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What makes this The Future Consumer’s generation so significant is that they are not shaped by an analog past, instead their default is digital. A magazine is not a magazine; it’s a broken iPad. They may not understand why there was ever a need for a physical street directory, because in their world everyone, everywhere has Google Maps at their fingertips. Interestingly enough, the pure digital native doesn’t know why the save icon in Microsoft Word has the image of a floppy disk, because they’ve never used one.

Towards the end of this decade, the The Future Consumer’s of the world will start to build influence and take a formal step forward in society as they enter the adult world as voting citizens, money earning consumers and digital employees. Their choices in life will start to influence the priorities of governments, the cultural & technology choices of employing organizations and the strategies of consumer brands.

While the technology gap to this The Future Consumer may appear to be vast, it is important to remember that his generation is still human, so human nature will prevail. Like their tech heroes, they believe that technology alone is not the solution. When introducing the iPad 2, Steve Jobs summarized his vision as “It is in Apple’s DNA that technology alone is not enough—it’s technology married with liberal arts, married with the humanities, that yields us the results that make our heart sing.” Which embraces the idea that technology needs to be a non-intrusive enabler of humanity, free of the complexity and adoption barriers of yesterday’s technology.

Things The Future Consumer will likely never do

  • Check their (physical) mailbox
  • Look up a number in the yellow pages
  • Read the encyclopedia britannica
  • Visit a video store

Understanding The Future Consumer’s can be stripped back to a few human elements, which are and will continue to be the core human nature of a generation:

Transparency is the new Green

In a world where information is freely available, anytime, anywhere. Nothing can remain in the shadows of secrecy and complexity. The acts of Assange and Snowden, whether they are right or wrong, are seen as positive in the eyes of The Future Consumer, as transparency brings understanding. Transparency is core value of this generation, and they will pursue it like previous generations pursued women’s rights, the green movement and gay marriage. And sometimes this will be pursued at the cost of privacy.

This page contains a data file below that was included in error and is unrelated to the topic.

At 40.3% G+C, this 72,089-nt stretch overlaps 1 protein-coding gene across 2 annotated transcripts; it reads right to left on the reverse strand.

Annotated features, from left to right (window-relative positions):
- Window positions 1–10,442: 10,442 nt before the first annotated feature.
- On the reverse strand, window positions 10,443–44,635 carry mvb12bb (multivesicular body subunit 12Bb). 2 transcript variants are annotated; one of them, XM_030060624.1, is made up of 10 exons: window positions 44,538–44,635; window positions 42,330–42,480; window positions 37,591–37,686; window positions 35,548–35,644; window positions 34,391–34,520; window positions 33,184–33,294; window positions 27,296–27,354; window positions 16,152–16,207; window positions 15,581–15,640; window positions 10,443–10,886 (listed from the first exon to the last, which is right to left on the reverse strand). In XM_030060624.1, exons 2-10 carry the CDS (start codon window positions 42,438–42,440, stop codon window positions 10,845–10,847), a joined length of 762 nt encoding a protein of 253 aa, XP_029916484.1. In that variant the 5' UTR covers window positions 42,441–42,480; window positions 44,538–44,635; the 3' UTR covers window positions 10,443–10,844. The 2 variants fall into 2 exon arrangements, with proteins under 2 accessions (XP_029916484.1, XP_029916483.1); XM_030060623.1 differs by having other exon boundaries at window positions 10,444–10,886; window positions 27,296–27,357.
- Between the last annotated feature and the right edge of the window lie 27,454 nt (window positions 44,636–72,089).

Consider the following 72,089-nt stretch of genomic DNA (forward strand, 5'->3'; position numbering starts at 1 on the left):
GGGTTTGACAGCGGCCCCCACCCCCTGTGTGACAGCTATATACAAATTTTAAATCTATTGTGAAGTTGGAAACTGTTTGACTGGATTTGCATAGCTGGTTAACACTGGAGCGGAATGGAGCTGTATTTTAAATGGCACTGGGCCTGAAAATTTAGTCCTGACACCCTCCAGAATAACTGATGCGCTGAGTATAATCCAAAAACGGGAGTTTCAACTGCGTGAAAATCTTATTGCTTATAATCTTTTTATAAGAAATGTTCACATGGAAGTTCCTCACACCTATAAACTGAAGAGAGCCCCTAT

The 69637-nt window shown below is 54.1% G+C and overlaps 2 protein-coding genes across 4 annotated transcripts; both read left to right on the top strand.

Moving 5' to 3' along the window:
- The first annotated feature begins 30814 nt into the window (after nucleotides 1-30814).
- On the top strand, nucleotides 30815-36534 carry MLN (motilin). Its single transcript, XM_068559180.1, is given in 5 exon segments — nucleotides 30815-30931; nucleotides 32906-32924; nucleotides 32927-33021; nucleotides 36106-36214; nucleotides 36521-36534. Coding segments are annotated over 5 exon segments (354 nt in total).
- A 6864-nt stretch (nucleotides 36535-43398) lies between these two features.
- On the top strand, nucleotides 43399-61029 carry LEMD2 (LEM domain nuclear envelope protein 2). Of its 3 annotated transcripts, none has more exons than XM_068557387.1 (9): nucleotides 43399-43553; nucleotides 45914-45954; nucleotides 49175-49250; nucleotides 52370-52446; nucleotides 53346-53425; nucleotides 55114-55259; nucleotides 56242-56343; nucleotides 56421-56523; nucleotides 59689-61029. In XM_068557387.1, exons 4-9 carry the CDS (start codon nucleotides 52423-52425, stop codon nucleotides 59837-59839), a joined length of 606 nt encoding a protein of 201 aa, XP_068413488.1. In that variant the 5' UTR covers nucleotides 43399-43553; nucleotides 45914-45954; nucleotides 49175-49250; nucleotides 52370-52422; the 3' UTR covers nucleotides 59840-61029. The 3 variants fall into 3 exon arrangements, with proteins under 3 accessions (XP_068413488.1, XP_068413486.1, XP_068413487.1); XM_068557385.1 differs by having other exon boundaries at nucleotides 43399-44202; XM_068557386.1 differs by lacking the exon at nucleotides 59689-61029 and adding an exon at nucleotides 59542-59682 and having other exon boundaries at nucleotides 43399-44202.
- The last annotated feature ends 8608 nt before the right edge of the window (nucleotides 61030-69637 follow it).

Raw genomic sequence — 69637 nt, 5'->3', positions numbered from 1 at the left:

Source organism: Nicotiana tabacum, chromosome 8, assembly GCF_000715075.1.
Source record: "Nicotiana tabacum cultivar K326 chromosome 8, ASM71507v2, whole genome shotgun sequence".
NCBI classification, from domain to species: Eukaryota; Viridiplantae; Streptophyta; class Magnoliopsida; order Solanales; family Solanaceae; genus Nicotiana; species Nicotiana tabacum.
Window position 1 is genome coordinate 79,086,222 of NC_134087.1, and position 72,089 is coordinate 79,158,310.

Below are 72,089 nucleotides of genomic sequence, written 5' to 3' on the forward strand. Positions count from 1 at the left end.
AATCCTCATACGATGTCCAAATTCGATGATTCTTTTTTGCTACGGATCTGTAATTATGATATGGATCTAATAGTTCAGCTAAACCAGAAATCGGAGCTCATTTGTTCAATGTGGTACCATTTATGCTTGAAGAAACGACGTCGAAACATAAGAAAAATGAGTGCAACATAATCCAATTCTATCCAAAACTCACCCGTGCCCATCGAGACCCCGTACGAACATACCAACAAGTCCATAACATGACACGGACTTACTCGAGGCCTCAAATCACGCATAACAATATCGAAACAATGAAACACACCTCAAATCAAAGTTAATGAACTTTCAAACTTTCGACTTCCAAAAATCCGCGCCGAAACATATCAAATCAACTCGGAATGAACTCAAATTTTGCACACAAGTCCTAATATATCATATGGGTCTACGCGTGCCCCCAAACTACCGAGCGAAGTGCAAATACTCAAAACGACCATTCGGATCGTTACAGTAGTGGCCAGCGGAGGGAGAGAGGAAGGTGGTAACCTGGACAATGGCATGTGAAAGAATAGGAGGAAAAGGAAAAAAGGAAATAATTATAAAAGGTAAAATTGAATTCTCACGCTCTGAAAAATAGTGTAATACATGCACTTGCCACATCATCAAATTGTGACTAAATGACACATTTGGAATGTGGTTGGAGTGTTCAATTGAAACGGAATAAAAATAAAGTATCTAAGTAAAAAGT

Authenticity

With transparency brings an element of trust. When we believe that everyone, including companies wear their true values on their sleeve, we can instinctively trust that the greater technologically enabled society has driven their identity to an authentic position. The collective digital society will over time, call into question the authenticity of us all, and if you are hiding something, society will bring it into the light and make you accountable for it. This is immensely powerful, as our default position shifts from apprehension and self-protection to trust.

Utility anywhere

The mobile phone is one of the most important inventions in digital mankind, as it binds us together through a digital nervous system that allows us to tap the collective wisdom of society and build communities in all contexts, whether your rich or poor, in the United States or Uganda. Understanding this allows us to embrace the potential of the system to create truly enriching utilities that fit into the pocket of every human on this planet. It could be financial inclusion, access to health communities, or the latest version of Angry Birds. Either way, those that thrive in the mobile world will create value free of physicality. Thus stressing the importance of technology inclusion, a mission that The Gates Foundation, Grameen, and Google have been extremely proactive in over the past few years.